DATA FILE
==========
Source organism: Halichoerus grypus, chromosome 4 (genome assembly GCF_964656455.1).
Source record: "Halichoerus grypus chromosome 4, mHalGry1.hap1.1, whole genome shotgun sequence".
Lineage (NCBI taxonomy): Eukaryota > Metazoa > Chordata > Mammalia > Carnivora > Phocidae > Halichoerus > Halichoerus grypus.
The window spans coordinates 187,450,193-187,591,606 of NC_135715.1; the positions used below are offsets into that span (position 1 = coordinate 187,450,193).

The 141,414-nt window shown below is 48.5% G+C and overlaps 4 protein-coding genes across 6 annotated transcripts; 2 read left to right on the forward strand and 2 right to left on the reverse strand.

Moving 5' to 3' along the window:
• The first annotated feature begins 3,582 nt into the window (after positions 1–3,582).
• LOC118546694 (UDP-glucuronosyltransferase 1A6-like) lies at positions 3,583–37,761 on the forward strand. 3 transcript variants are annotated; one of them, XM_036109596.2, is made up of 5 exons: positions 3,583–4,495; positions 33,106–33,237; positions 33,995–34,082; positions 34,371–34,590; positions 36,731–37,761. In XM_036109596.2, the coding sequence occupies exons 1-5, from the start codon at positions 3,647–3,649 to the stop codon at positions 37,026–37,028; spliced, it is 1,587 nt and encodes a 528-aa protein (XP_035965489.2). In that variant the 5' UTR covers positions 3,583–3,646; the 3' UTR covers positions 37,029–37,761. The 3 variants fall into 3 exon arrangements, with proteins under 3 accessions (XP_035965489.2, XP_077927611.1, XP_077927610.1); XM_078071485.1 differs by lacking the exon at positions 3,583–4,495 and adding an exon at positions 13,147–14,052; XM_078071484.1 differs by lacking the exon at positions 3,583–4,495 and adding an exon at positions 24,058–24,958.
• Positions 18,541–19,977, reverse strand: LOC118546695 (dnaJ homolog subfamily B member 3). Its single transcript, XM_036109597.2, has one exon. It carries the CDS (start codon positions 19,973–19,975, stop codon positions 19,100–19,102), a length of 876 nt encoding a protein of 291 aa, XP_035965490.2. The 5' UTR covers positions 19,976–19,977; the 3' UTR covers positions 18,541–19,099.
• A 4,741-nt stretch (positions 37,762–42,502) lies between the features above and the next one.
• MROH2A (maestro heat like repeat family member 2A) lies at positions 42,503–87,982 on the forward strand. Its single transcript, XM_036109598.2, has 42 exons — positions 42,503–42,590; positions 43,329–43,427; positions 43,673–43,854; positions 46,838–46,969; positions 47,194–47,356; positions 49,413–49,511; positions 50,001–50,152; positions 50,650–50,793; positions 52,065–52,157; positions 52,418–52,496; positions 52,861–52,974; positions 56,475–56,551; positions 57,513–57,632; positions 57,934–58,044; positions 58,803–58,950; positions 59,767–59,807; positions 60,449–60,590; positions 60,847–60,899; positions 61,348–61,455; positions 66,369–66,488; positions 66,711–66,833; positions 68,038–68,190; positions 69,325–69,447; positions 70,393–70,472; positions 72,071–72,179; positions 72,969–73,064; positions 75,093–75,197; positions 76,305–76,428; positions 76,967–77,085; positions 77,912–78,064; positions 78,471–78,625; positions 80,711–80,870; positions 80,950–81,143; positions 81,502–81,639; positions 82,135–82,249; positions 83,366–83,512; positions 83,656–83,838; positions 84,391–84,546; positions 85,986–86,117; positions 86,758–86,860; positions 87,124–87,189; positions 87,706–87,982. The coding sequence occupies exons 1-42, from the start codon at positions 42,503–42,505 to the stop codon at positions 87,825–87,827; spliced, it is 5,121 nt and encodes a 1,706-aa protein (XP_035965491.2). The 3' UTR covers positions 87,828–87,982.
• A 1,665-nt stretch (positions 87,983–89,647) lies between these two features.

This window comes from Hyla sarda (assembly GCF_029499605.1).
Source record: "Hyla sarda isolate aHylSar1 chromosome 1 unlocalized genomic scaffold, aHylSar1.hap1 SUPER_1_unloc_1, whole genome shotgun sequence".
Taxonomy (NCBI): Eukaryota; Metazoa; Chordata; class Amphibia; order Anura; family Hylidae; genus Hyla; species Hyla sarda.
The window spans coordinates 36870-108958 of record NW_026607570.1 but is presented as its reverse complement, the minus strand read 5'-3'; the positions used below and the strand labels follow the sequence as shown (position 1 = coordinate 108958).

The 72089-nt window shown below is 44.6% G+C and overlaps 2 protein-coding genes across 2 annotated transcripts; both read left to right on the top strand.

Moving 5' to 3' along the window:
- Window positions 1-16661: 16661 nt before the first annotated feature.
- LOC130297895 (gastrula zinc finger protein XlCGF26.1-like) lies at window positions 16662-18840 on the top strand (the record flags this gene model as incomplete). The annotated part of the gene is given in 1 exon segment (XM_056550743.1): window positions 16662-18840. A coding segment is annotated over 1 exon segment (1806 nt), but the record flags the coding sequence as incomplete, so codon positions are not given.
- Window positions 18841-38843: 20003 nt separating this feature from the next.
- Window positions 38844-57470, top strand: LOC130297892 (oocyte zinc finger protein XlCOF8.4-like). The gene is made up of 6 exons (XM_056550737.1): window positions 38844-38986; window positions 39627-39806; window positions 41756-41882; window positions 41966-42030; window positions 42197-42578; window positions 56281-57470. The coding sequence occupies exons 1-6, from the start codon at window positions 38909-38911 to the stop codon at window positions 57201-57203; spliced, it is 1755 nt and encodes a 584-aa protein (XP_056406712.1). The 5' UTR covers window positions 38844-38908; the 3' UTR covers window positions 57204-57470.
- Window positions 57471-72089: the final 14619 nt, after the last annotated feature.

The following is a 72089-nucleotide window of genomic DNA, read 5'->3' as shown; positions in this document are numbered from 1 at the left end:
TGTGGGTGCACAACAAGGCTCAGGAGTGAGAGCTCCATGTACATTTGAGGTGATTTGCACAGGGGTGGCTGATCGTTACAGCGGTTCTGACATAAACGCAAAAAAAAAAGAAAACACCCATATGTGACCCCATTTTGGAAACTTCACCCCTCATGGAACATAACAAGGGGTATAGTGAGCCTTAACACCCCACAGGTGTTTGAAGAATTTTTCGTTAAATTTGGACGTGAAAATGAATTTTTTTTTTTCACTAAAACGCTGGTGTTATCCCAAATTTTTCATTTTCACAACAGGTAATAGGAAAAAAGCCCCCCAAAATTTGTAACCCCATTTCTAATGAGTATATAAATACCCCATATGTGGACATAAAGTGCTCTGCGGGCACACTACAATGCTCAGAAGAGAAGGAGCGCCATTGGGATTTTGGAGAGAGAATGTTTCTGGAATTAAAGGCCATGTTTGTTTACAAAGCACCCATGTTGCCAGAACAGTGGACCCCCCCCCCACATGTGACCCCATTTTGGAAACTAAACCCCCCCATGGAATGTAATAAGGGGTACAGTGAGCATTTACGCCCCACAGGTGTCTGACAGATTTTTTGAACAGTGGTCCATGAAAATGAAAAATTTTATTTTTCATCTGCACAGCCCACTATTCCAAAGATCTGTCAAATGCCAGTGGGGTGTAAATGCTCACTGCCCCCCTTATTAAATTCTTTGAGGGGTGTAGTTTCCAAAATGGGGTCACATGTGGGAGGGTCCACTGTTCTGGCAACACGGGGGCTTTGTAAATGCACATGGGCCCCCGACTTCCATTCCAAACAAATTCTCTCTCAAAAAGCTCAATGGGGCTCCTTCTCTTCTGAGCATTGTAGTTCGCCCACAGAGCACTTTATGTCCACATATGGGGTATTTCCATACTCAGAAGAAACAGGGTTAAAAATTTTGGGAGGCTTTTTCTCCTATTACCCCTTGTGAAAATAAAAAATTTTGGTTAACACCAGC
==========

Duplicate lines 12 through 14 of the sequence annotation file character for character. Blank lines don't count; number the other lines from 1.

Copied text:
• A 1,665-nt stretch (positions 87,983–89,647) lies between these two features.

This window comes from Hyla sarda (assembly GCF_029499605.1).
Source record: "Hyla sarda isolate aHylSar1 chromosome 1 unlocalized genomic scaffold, aHylSar1.hap1 SUPER_1_unloc_1, whole genome shotgun sequence".